An armadillo, a jabberwocky and Breaking Bad fan-guilt

Dave - @8:51 pm

After a long and excellent day yesterday, today was due to be a relatively short drive between Trinidad and Albuquerque, crossing from Colorado into New Mexico.

We’ve recently realised that we are woefully unprepared for long trips in deserted country, provisions-wise, so we decided that it would be wise to stop off in a local Safeway and stock up on essentials (Oreos, Pringles) just in case we found ourselves stranded. We were quite down on Trinidad yesterday, but we found that the town isn’t really that bad today. It’s just quiet. It’s located in some really lovely countryside with a particularly striking rock formation overlooking the whole town. It also seems less blighted with the endless fast food outlets that other towns in the US are.

After getting back on the road, we soon crossed over into New Mexico. We’ve noticed how quickly the landscape can change when you pass over state lines on this trip – from farmland to prairie at the Nebraska/Colorado state line, for example. The same thing happened when entering New Mexico. In the space of a few miles, the scenery changed from mountain prairie to endless desert scrub land. It pretty much stayed that way for the next hundred miles. I think it’s fair to say that the first part of New Mexico is the first time we’ve commented on how boring the landscape is. It’s not that it’s not pretty, it’s just endless and samey, with no human habitation. So we quickly decided to come off the interstate and pay a visit to the city of Santa Fe.

Northern New Mexico is basically this for 150 miles.
Northern New Mexico is basically this for 150 miles.

Santa Fe is the state capital of New Mexico, and the oldest state capital in the US, and it really shows. The buildings are strikingly different from those in Colorado, just a few hundred miles north. Lots of adobe covered houses, lots of terracotta details and nothing above a few storeys. It’s very pretty, even the multi-storey car park in the town centre catches the eye.

The town itself is very tourist friendly, with countless native American craft shops selling jewellery and moccasins. There’s a pleasant cathedral and some nice places to eat. We ended up with a burrito each, sitting in the central plaza, watching the world go by. Then we were lured into a cake shop and hoodwinked into buying some fancy cupcakes (that I am banned from describing as “artisanal”). Michelle had an “Armadillo” flavour, and I had a “Jabberwocky” – yeah, I have no idea either, but they were amazing.

Pretty Santa Fe street.
Pretty Santa Fe street.

After leaving Santa Fe, it was about an hour down to Albuquerque. Now, it should be said that neither of us could remember why we wanted to visit Albuquerque, other than it being the setting for Breaking Bad. And since Breaking Bad ended ages ago and we’d forgotten exactly why the pizza ended up on the roof, it seemed like it might be a pointless stop. Nevertheless, after checking into the motel, we headed out on the Breaking Bad self-guided tour, intending to see some of the locations from the show.

First stop was Walt’s house, which was about fifteen minutes drive away. You may have read in the news recently that the owner of the house was reportedly getting really sick of people driving up to her house and throwing pizzas on the roof (for some reason) so we intended to keep our visit respectful and just grab a photo and leave. As we were pulling into the street, we noticed that an SUV just ahead of us was driving suspiciously slowly – about the speed you would expect if someone was consulting a “self-guided tour map” for example, about the same pace as us in fact. So we were not at all surprised to see their car pull up in front of “Walt’s house” and spill out lots of excited looking kids and adults, who began frantically photographing the house.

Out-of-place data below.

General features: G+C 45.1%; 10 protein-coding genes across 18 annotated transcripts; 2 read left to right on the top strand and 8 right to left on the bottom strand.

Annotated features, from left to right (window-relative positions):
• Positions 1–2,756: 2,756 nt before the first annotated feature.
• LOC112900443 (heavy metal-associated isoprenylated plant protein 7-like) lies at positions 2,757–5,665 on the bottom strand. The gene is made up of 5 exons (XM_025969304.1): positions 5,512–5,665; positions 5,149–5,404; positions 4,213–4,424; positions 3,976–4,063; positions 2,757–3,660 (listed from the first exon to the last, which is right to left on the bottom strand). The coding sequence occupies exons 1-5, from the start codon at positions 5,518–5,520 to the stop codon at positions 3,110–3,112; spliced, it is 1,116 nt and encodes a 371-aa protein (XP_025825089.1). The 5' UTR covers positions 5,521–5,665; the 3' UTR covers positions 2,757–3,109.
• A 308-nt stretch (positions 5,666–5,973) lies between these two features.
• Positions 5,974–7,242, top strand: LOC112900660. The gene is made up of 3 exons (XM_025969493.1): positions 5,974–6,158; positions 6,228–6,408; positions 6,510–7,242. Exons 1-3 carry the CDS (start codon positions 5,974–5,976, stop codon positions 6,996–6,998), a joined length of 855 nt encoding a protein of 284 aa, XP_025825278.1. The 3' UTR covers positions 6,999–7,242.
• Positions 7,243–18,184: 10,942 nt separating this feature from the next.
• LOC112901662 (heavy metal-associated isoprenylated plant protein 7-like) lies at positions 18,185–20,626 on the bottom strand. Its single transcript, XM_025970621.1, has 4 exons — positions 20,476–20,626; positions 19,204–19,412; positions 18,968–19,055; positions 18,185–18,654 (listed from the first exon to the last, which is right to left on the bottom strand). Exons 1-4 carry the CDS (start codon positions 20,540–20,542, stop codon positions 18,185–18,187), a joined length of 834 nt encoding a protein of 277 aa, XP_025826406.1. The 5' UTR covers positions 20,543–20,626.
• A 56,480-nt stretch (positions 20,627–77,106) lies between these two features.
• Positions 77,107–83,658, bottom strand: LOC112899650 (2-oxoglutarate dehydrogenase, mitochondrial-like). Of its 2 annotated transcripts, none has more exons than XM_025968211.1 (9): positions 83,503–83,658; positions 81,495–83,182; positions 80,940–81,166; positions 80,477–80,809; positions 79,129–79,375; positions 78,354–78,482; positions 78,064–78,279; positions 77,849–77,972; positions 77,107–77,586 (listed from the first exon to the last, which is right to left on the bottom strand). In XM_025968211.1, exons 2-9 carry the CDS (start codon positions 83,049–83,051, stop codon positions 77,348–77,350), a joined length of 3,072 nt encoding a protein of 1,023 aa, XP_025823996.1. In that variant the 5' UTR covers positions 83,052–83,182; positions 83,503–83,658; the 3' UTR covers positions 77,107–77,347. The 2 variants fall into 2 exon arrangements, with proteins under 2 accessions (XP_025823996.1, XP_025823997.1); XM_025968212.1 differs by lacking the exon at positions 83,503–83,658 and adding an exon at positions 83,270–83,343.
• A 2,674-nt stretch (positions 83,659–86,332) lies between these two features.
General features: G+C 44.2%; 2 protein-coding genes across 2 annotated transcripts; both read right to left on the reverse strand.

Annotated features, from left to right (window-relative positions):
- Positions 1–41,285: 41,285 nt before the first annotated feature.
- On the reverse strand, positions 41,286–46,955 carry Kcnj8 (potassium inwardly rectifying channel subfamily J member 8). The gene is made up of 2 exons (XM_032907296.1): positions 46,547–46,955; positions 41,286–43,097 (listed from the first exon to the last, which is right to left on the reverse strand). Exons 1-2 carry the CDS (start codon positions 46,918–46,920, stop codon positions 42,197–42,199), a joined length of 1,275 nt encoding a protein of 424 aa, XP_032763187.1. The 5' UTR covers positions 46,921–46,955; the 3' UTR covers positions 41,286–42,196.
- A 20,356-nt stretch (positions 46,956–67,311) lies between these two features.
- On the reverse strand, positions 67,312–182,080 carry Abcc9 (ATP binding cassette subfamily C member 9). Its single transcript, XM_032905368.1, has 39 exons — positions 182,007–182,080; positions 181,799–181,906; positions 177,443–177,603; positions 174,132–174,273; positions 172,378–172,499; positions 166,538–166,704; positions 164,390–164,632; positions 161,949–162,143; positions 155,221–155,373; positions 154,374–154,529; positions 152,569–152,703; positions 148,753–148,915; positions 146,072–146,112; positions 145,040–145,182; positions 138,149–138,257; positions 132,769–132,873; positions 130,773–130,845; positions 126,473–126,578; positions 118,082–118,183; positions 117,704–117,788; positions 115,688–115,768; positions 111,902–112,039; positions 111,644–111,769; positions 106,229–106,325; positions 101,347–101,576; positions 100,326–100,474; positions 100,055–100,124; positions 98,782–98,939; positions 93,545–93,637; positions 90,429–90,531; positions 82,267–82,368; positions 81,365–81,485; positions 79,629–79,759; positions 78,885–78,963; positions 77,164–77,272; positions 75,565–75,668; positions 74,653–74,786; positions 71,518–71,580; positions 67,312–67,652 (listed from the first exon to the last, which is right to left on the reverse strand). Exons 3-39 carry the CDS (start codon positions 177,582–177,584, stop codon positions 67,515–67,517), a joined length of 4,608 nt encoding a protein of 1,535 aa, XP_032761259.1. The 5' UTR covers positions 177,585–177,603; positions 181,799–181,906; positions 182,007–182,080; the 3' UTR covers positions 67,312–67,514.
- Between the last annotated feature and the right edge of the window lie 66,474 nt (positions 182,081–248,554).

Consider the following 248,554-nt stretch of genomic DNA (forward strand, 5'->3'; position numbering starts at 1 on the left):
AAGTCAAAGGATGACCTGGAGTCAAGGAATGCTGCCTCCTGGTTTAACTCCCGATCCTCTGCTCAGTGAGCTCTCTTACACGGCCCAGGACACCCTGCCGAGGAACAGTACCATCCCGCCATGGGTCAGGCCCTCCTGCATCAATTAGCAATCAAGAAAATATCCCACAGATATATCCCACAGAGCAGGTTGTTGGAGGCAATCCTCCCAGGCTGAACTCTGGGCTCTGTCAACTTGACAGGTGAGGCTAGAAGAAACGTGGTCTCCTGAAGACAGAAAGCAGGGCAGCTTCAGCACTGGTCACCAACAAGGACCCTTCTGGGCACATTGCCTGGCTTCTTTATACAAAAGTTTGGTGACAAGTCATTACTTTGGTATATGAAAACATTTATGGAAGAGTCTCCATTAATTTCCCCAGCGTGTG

A car of Breaking Bad fans, frantically snapping.
A car of Breaking Bad fans, frantically snapping, with pixelated children who presumably have no idea what Breaking Bad is so are not responsible.

The front garden of the house itself was covered in signs that had variations of “Private Property – keep off!” and “No pizzas!”, so it was easy to tell which one it was. It also had the owner standing in the garage, looking quite exhausted and disheartened as the mob from the people carrier waved at her. We realised at this point that we were maybe contributing to the problem, and snapped a quick photo from down the street (and one of the excited mob) before driving off to find something a little bit more commercial and embracing of its Breaking Bad legacy. At least our privacy invasion was subtle, brief and self-aware.

As it turns out, the car wash wasn’t very exciting, but the trip down to Twisters (which is Los Pollos Hermanos in the show) took us through an “interesting” part of town, with a particularly interesting arrow holding man, who made up for his lack of unambiguous arrow pointing with a most exuberant display of arrow twirling. Still no idea where he was directing drivers to. Luckily, we weren’t killed or sold any meth.

Los Pollos Hermanos
Los Pollos Hermanos

With all this fan-tourism, we actually got to see quite a lot of Albuquerque. It’s yet another completely different city from Denver, Chicago etc and seems to have a character all of its own. It’s really quite charming in parts.

Somehow, we’re at hotel number number eight, which is over halfway through our total number of stops. Time is flying!




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